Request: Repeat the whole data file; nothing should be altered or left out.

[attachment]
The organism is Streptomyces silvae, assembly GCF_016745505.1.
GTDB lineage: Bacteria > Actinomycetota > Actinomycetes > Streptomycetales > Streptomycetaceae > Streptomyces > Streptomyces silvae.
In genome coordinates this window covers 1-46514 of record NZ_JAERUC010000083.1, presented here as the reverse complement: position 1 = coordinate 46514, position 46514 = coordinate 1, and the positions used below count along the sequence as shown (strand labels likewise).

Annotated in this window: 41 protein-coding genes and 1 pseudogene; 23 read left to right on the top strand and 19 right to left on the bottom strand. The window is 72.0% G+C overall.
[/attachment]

The organism is Streptomyces silvae, assembly GCF_016745505.1.
GTDB lineage: Bacteria > Actinomycetota > Actinomycetes > Streptomycetales > Streptomycetaceae > Streptomyces > Streptomyces silvae.
In genome coordinates this window covers 1-46514 of record NZ_JAERUC010000083.1, presented here as the reverse complement: position 1 = coordinate 46514, position 46514 = coordinate 1, and the positions used below count along the sequence as shown (strand labels likewise).

Annotated in this window: 41 protein-coding genes and 1 pseudogene; 23 read left to right on the top strand and 19 right to left on the bottom strand. The window is 72.0% G+C overall.